Fumiko Hayashida and her daughter, Bainbridge Island, March 30, 1942
In this image, Fumiko Hayashida (1911-2014), holds her sleeping 14-month-old daughter, Natalie, at an assembly point near the ferry dock on Bainbridge Island. Civilian Exclusion Order No. 1 was issued at Bainbridge Island, ordering 227 residents of Japanese descent to leave with six days' notice. They departed by ferry on March 30, 1942. Hayashida and her family were incarcerated for a year at Manzanar before being moved to the Minidoka concentration camp in Idaho to be closer to relatives and friends. Manzanar and Minidoka were two of ten large camps operated by the War Relocation Authority in which Japanese Americans were incarcerated during WWII. In 2006, Hayashida testified in favor of a proposed memorial for Japanese American incarcerees on Bainbridge Island before a U.S. congressional committee. The Bainbridge Island Japanese American Exclusion Memorial was opened in 2011.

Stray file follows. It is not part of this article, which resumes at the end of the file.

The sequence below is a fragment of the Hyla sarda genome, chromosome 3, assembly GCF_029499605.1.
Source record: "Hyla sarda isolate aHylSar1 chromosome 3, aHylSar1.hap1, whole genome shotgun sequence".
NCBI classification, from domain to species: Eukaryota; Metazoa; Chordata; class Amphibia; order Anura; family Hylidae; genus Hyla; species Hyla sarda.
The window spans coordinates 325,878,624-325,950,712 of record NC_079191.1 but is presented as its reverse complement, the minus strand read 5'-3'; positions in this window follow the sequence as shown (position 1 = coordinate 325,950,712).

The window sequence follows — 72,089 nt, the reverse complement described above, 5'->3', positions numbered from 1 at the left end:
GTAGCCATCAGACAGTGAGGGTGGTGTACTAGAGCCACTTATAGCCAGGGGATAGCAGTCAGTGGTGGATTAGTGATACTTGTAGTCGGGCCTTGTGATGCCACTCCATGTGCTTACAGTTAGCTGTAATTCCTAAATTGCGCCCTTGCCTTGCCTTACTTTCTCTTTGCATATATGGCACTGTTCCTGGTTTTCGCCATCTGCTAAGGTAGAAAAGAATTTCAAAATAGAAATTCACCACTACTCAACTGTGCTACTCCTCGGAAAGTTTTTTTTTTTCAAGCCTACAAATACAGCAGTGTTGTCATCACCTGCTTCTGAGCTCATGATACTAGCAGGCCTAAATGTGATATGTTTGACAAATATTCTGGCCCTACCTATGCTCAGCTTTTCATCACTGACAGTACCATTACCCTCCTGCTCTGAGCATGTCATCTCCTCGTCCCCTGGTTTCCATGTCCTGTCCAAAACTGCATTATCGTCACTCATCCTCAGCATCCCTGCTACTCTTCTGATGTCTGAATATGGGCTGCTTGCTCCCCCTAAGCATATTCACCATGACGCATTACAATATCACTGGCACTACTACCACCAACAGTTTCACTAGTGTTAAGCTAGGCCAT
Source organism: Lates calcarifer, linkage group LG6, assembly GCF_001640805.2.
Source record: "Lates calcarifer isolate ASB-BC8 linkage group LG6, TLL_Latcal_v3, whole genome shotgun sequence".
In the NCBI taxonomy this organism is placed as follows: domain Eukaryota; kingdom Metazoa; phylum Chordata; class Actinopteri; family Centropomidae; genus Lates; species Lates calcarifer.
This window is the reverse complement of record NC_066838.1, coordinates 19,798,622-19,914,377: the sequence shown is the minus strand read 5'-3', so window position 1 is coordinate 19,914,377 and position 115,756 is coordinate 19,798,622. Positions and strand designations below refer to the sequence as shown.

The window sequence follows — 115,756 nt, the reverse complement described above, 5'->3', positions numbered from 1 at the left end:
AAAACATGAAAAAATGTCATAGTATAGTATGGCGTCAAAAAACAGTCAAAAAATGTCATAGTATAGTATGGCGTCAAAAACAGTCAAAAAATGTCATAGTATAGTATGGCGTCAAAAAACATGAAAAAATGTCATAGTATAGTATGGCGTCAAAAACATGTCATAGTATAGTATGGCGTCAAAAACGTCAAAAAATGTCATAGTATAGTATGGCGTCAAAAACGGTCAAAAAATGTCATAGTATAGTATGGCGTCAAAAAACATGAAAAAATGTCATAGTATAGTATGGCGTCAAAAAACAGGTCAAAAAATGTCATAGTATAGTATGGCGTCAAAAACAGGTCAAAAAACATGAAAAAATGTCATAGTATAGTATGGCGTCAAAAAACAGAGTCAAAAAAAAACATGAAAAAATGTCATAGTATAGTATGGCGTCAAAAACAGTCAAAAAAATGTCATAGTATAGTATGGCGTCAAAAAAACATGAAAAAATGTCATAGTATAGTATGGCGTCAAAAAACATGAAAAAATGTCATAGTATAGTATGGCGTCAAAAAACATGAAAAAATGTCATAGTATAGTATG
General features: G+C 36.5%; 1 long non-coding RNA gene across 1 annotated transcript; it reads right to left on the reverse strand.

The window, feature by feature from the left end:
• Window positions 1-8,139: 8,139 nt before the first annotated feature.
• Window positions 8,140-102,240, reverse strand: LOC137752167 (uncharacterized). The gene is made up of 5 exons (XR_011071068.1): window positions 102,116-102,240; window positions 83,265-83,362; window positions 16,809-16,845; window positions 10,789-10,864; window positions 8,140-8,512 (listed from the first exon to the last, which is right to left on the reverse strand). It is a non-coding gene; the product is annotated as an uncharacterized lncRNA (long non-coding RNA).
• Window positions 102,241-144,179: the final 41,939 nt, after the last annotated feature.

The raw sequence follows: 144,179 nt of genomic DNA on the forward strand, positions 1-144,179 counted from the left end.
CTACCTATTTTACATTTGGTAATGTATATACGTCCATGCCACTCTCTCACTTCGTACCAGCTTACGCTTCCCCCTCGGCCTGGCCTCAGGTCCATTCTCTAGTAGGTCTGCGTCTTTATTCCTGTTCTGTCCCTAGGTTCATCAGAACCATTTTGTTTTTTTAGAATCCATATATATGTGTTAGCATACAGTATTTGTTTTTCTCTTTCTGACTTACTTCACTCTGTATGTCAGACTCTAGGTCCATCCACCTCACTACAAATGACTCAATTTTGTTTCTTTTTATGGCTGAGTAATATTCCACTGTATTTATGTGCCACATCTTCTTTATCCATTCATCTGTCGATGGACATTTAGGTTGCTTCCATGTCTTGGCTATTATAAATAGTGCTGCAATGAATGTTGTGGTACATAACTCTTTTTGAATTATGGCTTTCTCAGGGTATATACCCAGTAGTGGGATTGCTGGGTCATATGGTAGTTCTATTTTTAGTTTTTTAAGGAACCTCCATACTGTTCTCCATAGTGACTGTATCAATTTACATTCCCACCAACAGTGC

On February 19, 1942, shortly after Japan's attack on Pearl Harbor and United States entry into WWII, President Franklin Roosevelt signed Executive Order 9066, calling for the exclusion of all civilians of Japanese descent from "designated military areas." In March 1942 Japanese Americans living on Bainbridge Island were the first in the country to be taken from their homes by the federal government because they were considered a threat to the Puget Sound Naval Shipyard on the Kitsap Peninsula. More than 9,000 Japanese and Japanese American people living in the Pacific Northwest were forced into incarceration, most at the isolated Minidoka War Relocation Center in Idaho, until 1945.
Caption information source: http://www.seattletimes.com/seattle-news/obituary-fumiko-hayashida-103-the-face-of-wwii-internment
Caption information also derived from captions written by Post-Intelligencer staff and attached to the back of the photograph
MOHAI, Seattle Post-Intelligencer Collection, PI28050 https://digitalcollections.lib.washington.edu/digital/collection/imlsmohai/id/9192/rec/28